Levi Pettit met with Oklahoma state Sen. Anastasia Pittman and other black leaders Wednesday to apologize for his leadership role in the now infamous video of Sigma Alpha Epsilon fraternity brothers chanting a racist song indicating that no one of African decent would ever be admitted to the fraternity.
Pettit followed Pittman at the podium after she indicated her support for the young man, who has become a lightning rod in the wake of the controversy.
“Let me start by saying that I am sorry,” he said, “deeply sorry. I’m so sorry for all the pain that I’ve caused, I want you all to know that directly from me. Although I don’t deserve it, I want to ask for your forgiveness.”
Pettit said some people have asked why he had not spoken of the incident at any time during the 17 days since the bus ride. He said that he had not come forward before now because he wanted to come to Oklahoma City before addressing the nation to make his apology “to the community most directly impacted.”
Pettit continued by reading the letter he penned to President David L. Boren shortly after the story broke. He publicly thanked Boren for accepting his offer of remorse and expressed his love for the University of Oklahoma.
“What you and others saw in that video, was not who I really am,” he read. “It’s not who I was raised to be, not who I think of myself to be.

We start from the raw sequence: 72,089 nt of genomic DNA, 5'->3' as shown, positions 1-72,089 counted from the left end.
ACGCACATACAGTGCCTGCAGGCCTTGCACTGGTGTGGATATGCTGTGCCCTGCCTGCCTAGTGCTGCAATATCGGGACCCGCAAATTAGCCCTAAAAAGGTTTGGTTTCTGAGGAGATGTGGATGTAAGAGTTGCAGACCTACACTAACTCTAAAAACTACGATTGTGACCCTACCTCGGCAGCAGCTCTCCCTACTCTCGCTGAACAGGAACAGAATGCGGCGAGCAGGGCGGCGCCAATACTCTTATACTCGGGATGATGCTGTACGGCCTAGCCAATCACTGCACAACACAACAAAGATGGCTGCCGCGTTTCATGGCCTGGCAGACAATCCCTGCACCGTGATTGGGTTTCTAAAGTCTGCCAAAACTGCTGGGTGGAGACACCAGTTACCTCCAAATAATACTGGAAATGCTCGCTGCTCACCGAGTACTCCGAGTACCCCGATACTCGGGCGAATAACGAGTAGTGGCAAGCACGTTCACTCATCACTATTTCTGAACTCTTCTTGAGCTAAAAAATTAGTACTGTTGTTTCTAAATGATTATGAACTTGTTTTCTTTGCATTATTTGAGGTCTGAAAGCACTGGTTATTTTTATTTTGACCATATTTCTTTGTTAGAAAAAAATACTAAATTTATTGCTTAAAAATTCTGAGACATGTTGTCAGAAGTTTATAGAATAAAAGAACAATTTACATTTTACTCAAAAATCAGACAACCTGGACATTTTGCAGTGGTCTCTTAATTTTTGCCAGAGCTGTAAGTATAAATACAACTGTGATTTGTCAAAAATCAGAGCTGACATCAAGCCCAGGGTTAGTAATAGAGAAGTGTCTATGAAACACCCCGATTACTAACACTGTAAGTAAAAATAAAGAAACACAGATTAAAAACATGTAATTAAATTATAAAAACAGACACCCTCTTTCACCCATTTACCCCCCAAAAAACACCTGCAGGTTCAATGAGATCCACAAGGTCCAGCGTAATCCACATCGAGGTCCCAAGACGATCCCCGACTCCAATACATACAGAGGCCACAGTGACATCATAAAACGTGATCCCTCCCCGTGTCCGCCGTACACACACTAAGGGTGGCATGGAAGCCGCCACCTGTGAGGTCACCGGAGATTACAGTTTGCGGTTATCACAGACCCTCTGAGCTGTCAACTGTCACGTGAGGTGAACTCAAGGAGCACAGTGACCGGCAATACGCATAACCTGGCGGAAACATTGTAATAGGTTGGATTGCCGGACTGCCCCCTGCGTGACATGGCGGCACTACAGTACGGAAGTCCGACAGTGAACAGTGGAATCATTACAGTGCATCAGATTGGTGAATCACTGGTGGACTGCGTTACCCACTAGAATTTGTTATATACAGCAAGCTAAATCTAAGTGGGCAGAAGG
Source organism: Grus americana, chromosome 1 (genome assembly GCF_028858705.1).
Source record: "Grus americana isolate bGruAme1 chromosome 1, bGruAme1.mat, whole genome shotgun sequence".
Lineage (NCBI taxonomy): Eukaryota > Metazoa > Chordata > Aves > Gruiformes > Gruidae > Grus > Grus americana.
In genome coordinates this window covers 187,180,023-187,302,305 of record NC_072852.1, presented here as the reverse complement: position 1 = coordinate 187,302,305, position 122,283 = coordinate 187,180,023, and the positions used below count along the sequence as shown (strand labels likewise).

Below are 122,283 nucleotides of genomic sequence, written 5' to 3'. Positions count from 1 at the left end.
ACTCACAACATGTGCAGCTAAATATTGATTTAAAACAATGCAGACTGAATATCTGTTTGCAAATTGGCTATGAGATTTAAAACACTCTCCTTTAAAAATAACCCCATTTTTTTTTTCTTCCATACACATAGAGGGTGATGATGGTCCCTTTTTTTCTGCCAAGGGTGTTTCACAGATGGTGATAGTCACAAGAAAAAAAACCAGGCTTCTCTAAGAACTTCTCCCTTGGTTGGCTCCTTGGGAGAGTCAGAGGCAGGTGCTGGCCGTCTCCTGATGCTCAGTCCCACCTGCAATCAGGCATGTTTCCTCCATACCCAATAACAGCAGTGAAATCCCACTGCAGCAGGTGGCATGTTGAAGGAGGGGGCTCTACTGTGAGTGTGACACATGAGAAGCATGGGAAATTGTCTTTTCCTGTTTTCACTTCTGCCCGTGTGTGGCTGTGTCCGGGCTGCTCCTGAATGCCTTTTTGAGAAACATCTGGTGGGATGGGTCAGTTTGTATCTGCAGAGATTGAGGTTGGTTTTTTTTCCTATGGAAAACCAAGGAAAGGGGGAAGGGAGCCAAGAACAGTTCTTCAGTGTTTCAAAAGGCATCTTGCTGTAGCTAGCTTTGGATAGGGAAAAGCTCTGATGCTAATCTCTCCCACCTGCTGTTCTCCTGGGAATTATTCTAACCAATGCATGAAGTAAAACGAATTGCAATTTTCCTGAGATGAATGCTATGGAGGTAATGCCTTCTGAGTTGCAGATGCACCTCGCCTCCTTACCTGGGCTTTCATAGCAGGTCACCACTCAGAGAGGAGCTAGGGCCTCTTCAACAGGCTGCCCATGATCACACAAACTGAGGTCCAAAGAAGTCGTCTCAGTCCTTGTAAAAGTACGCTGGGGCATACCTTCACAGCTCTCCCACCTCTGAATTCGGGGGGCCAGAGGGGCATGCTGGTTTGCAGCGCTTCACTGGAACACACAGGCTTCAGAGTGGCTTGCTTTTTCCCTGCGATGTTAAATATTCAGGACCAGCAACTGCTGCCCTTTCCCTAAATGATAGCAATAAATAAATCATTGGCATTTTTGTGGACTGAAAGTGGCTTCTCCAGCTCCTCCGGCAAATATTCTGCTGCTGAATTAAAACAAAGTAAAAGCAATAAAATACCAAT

“... I do want very much to find some positive outcome from this awful situation and to move forward with my life and attempt to make it right and make amends to the degree that I am able.”
He thanked the leadership of the OU Sooners football team for hearing and accepting his apology and finished by thanking the black leadership gathered around him, expressing particular appreciation for Sen. Pittman.
“Meeting with a few people does not change what I did, but it has begun to change me and my understanding of those hateful words,” he said.
Pettit’s comments were followed by an abrupt question-and-answer period in which he several times indicated that he was not there to answer the question posed.
“Where did you learn the chant?” a reporter said.
“I am not here today to talk about where I learned the chant or how I was taught,” he replied. “I’m here to apologize for what I did.”
“It obviously can’t be easy for you to get in front of all these cameras, but a lot of people around the country were hurt not just by those awful words and the fact that they were said, but how they were said … What were you thinking?” Another reporter said.
“I’m not here to talk about what happened on the bus,” he said. “Everyone here and across the nation has seen what I’ve done. I’m here to apologize for what I did.”
He was whisked away after only a few questions.